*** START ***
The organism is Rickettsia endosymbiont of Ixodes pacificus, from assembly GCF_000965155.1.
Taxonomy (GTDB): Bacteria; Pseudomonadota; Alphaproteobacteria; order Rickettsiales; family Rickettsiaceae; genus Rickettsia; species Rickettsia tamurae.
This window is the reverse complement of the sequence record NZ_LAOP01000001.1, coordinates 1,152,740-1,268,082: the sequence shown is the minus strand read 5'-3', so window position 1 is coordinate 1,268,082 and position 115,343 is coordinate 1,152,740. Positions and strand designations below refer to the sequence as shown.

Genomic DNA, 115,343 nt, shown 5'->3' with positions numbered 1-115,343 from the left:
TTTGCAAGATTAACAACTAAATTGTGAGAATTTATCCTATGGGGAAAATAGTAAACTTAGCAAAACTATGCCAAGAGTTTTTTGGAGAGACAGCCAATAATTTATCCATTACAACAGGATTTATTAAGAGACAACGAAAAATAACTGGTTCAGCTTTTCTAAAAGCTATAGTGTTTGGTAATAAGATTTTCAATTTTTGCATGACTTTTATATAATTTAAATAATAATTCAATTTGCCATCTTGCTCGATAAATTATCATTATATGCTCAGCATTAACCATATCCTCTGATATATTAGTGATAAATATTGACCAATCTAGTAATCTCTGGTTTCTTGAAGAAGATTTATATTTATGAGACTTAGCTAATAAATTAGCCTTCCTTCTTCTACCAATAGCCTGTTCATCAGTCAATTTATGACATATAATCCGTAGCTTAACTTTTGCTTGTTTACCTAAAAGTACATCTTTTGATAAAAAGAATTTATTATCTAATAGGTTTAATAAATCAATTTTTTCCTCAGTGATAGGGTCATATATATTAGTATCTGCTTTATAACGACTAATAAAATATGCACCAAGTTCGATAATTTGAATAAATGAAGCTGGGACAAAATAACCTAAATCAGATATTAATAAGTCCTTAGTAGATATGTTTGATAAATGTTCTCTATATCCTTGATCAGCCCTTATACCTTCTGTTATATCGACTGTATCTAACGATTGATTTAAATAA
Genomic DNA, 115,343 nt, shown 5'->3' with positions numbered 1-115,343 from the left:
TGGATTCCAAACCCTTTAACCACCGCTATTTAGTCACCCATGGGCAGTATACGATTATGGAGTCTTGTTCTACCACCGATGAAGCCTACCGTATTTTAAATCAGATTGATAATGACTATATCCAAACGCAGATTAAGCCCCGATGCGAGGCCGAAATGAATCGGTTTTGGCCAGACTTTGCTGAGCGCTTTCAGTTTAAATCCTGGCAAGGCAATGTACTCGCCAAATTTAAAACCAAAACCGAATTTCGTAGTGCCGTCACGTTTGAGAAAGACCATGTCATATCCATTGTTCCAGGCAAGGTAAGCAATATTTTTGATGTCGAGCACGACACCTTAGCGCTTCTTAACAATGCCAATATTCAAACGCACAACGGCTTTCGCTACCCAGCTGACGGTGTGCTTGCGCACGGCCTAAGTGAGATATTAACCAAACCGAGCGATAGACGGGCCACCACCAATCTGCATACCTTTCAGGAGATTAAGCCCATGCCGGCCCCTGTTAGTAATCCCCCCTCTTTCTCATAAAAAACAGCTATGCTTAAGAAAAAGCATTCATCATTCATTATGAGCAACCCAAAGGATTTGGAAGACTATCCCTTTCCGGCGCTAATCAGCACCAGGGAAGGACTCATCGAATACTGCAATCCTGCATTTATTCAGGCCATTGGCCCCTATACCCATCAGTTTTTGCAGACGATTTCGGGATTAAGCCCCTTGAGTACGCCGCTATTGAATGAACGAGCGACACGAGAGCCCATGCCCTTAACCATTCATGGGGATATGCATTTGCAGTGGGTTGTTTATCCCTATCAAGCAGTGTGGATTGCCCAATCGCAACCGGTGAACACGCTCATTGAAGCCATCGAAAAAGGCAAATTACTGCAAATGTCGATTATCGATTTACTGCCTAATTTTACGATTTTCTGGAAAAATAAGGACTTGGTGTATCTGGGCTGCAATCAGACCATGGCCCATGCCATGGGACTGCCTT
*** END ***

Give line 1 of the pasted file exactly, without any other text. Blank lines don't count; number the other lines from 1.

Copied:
The organism is Rickettsia endosymbiont of Ixodes pacificus, from assembly GCF_000965155.1.